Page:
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    Yes, 2/0 CU or 4/0 AL is ok. No need for schedule 80, which would do you no good if a car hit it anyway. You will want to install a bollard of some type in the driveway in case my wife ever tries to park there. Personally I would run 4/0 AL (full size) in 2".

  3. #3
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    If using PVC then Sch80 is required where the raceway is subject to physical damage which IMO includes in a driveway. If you're using an LB check the maximum conductor size that is stamped inside of the LB, it is often smaller than what is permitted in the raceway.
    Rob

    Moderator

    All responses based on the 2014 NEC unless otherwise noted

  4. #4
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    2/0 - 2/0 - 2 copper is common here

  5. #5
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    Quote Originally Posted by DBoone View Post
    2/0 - 2/0 - 2 copper is common here
    Thanks. I thought you could only drop the neutral down 2 trade sizes.

  6. #6
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    Quote Originally Posted by infinity View Post
    If using PVC then Sch80 is required where the raceway is subject to physical damage which IMO includes in a driveway. If you're using an LB check the maximum conductor size that is stamped inside of the LB, it is often smaller than what is permitted in the raceway.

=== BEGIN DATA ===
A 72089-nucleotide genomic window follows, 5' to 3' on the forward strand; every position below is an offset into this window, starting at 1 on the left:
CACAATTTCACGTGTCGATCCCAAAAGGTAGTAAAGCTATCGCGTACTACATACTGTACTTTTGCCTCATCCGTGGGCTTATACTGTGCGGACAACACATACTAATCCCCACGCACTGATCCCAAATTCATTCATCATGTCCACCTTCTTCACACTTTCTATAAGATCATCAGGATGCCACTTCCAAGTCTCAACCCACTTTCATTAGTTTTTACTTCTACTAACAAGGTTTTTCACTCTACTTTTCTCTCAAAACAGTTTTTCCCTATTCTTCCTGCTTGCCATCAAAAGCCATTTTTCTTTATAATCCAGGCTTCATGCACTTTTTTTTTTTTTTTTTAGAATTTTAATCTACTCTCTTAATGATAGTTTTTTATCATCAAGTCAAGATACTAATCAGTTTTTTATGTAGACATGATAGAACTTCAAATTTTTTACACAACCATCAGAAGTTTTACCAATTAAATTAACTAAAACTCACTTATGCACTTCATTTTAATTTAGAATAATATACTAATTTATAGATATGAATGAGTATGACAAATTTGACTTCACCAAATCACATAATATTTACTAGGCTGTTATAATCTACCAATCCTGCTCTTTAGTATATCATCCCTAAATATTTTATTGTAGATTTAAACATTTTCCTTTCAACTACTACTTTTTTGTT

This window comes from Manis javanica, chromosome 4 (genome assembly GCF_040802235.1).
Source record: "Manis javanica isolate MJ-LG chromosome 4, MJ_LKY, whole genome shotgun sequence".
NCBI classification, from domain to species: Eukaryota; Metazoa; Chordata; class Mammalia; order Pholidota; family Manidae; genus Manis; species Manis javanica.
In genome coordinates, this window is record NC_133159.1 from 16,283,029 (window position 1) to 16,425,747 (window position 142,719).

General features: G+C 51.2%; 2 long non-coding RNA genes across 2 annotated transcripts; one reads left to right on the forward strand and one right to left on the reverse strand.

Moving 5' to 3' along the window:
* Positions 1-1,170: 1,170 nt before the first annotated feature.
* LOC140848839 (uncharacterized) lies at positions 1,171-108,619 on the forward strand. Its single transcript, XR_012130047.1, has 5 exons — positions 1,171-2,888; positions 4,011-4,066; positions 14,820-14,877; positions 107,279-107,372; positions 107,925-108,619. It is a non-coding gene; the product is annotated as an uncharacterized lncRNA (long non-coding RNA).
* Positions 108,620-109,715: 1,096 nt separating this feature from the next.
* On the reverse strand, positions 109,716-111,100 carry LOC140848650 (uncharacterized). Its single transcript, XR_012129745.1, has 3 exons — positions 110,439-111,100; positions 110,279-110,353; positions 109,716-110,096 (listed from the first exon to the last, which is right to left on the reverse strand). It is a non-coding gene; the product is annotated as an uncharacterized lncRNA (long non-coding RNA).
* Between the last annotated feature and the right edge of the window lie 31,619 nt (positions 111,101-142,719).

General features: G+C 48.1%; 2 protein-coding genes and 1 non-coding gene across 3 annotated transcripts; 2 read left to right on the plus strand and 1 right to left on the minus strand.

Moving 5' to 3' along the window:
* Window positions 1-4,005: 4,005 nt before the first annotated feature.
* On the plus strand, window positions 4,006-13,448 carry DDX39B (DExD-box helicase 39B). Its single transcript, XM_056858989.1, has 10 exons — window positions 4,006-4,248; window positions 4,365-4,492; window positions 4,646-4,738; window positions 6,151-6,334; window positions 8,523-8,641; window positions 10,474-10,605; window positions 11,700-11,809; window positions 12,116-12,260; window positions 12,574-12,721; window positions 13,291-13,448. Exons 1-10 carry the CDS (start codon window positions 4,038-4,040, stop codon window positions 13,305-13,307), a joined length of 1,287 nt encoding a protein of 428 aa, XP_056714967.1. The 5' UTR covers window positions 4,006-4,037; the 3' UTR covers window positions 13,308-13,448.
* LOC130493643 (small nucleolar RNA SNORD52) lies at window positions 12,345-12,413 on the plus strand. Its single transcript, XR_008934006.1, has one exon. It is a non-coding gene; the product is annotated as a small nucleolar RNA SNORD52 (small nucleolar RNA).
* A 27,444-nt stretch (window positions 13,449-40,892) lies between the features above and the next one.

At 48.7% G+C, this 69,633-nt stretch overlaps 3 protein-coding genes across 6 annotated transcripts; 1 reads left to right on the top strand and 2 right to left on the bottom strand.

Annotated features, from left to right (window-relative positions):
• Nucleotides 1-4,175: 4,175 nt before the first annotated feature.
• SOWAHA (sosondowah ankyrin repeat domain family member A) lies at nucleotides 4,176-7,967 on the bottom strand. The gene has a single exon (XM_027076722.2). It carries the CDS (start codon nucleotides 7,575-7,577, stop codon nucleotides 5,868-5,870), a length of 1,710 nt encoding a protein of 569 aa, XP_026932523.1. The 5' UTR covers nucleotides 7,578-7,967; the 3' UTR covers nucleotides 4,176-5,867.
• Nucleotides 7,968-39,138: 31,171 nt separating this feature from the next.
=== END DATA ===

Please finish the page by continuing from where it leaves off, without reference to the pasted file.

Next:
I have stripped the sheath off SEU cable and installed the (2) 4/0's and the bare 2/0 in PVC to the MBP before but that's a bear. I was trying to avoid that. Do you happen to know what the cu in of a 2" LB is off hand ?

  7. #7
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    Quote Originally Posted by Leespark57 View Post
    Yes, 2/0 CU or 4/0 AL is ok. No need for schedule 80, which would do you no good if a car hit it anyway. You will want to install a bollard of some type in the driveway in case my wife ever tries to park there. Personally I would run 4/0 AL (full size) in 2".
    I contacted several EI's. Some require the sch. 80 and some don't. For the few extra $$ I'll put in the sch 80 on the load side of the meter. Thanks for your reply.

  8. #8
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    Quote Originally Posted by goldstar View Post
    I have stripped the sheath off SEU cable and installed the (2) 4/0's and the bare 2/0 in PVC to the MBP before but that's a bear. I was trying to avoid that. Do you happen to know what the cu in of a 2" LB is off hand ?
    Conduit bodies are mostly all sized based on a prescriptive listing which gives a maximum of 3 XHHW conductors. The conductor size depends on the conduit trade size. (Table 40 on page 121 of UL 514B)
    So a 2" LB would be three 3/0 XHHW or 0.2642 IN your max fill then would be 0.7926 IN
    Cheers

  9. #9
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    Quote Originally Posted by goldstar View Post
    I have stripped the sheath off SEU cable and installed the (2) 4/0's and the bare 2/0 in PVC..
    Does that void the SEU listing for outdoor wet locations in raceway?
    Roger Ramjet NoFixNoPay

  10. #10
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    Quote Originally Posted by tortuga View Post
    Conduit bodies are mostly all sized based on a prescriptive listing which gives a maximum of 3 XHHW conductors. The conductor size depends on the conduit trade size. (Table 40 on page 121 of UL 514B)
    So a 2" LB would be three 3/0 XHHW or 0.2642 IN your max fill then would be 0.7926 IN
    Cheers
    Thanks.